The Max M. Fisher Resource Center

The Resource Center provides access to a database of photos, video clips, letters, documents, newspaper articles, awards and other archival material. There are several user-friendly ways to search the Resource Center. The “Quick Search” field above offers a keyword search for those who know what they are looking for. Searches can also be filtered by Topic and Type from the pull-down menus to the right. Click on any item on this screen to see more detailed information. On each detail page, click on the Related Resources for additional items of related interest.

userGuide to Resources

The User Guide is available to help give ideas that you might use to dig into the content found in this website. There are many paths to understanding Max Fisher's accomplishments. This website is designed to give you the tools to search for specific content or browse through the items that interest you most.

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Teaching Resources

Teaching Resources contain lesson plans focused on Max Fisher's four key values: Wisdom, Generosity, Service, and Leadership. Lessons include individual and group activities and trigger questions for further thought.

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myBookmarks

As you search and explore the online archives database you can add items to your personal bookmark collection. You will be able to print and save your bookmarks for future reference or share via email your findings with others.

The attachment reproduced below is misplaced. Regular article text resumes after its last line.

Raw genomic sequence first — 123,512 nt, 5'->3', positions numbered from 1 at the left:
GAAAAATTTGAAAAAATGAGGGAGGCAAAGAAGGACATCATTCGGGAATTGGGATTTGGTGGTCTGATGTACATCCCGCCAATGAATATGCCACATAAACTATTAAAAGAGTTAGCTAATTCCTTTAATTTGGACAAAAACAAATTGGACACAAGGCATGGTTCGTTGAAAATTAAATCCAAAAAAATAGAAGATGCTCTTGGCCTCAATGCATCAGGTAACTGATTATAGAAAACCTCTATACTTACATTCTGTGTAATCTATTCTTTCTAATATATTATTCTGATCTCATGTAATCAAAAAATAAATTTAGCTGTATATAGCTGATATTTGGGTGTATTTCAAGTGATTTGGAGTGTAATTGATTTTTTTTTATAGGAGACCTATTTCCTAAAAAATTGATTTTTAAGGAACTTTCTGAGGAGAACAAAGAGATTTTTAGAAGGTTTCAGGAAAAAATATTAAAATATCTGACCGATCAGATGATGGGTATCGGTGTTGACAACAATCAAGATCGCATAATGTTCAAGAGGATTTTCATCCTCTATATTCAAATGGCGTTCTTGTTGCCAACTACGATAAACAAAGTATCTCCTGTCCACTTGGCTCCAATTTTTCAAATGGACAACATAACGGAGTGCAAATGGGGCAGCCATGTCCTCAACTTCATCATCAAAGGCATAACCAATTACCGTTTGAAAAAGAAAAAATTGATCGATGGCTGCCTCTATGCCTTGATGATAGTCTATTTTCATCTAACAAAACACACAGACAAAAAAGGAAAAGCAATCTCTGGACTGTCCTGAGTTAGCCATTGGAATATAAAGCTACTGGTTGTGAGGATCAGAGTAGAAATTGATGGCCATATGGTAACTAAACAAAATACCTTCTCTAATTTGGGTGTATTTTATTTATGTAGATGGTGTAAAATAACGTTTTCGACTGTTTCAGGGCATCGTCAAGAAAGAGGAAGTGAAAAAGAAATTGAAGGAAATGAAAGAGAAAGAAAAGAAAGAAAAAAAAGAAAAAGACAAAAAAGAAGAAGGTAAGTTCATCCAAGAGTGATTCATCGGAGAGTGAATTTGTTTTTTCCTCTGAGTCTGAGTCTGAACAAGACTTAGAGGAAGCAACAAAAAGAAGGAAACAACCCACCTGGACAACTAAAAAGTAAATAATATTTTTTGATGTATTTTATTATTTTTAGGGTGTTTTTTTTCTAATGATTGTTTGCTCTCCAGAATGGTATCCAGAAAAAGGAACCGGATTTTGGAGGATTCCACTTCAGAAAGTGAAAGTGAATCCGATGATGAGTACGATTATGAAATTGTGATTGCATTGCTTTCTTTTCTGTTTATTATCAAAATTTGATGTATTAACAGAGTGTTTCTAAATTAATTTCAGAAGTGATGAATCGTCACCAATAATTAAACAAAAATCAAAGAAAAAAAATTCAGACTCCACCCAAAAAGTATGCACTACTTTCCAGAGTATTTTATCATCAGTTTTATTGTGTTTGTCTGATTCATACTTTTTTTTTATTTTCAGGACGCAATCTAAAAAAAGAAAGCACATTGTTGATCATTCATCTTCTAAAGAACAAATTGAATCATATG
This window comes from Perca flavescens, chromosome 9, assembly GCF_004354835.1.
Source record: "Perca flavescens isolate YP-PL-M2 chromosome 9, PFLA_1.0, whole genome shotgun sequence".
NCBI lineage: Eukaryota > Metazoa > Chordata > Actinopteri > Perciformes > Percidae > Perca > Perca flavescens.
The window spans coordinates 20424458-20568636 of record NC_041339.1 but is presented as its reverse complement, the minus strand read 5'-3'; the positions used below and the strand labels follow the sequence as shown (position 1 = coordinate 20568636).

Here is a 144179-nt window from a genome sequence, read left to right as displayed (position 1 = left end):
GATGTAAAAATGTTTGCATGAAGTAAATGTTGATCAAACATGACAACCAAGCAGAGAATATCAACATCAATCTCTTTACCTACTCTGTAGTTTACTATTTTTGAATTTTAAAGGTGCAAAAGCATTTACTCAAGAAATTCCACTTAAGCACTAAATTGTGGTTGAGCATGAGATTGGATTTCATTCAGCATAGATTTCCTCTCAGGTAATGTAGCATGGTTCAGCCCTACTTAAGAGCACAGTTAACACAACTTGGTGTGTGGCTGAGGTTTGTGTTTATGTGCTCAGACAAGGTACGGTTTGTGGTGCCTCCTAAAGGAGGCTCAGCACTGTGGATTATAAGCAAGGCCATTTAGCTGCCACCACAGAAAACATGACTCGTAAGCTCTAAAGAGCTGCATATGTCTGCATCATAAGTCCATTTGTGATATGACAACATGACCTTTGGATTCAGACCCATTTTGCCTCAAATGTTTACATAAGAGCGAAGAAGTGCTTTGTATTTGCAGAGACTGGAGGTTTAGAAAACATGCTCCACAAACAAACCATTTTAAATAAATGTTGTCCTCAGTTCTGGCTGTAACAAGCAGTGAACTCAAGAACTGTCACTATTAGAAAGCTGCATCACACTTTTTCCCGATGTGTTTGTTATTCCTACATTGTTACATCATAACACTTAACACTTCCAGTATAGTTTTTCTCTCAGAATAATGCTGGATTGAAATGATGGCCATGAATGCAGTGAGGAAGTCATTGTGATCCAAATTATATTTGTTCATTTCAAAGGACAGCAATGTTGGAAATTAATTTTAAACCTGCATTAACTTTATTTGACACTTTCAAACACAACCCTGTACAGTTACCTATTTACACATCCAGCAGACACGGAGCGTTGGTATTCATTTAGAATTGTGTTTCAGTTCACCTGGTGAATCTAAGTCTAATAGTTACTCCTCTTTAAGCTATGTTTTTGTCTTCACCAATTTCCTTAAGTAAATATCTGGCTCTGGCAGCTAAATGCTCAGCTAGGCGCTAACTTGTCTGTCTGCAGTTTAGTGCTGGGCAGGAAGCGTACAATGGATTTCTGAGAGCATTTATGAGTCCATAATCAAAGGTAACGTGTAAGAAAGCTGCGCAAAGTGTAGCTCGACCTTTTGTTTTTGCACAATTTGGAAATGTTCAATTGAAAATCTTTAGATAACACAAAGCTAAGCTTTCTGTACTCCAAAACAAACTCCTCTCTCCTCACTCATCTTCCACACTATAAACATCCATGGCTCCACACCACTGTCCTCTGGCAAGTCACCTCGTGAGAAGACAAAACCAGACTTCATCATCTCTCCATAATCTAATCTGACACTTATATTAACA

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Peter Cummings explains why Max Fisher is such an effective fund-raiser.
Damon Keith explains how Henry Ford and Max Fisher were the leaders in Detroit in bringing the community back together after the Riots.
Groundbreaking for Renaissance Center
Max Fisher in 25 words or less poster.
Max with his daughter Mary at the American Jewish Committee's National Distinguished Leadership Award ceremony.
Max Fisher agreed to serve as Chairman of Detroit Renaissance, a civic organization with the goal of economic growth for Detroit. The directors included dozens of the most recognizable leaders in Detroit's business community including James M. Roche, Chairman of General Motors and Joseph Hudson, Jr., President of Hudson's Department Stores.
Max Fisher, Golda Meir and others
Bob McCabe explains how the Ren Cen was a catalyst for revitalizing Detroit.
Max M. Fisher with A. Alfred Taubman in the early 1980s
Clips from 1969 articles highlighting Max Fisher's appointment as a Special Advisor to President Nixon.
Jane Sherman talks about her father's motivation to help rebuild Detroit after the 1967 riots.
Max Fisher meeting with Richard Nixon and other leaders, including John Ehrlichman, William Rogers, Rabbi Hershel Schacter, and William Wxler, in the White House in 1970.
Letter from Max M. Fisher to President Nixon concerning Israeli Prime Minister Golda Meir's 1969 visit.
The Detroit riots, which began on July 23, 1967 led to 43 deaths, 7,200 arrests and a minimum of $42.5 million in damages.
Max Fisher speaking at the 40th anniversary of the Jewish Community Council of Metropolitan Detroit at Shaarey Zedek Synagogue in Southfield, Michigan. (L-R) JCC President John H. Shepard, Max Fisher, Executive Director Alvin L. Kushner, and Judge Damon J. Keith.
A 1966 Detroit Jewish News article titled "Israel is Facing Massive Absorption Job" quotes Max Fisher heavily.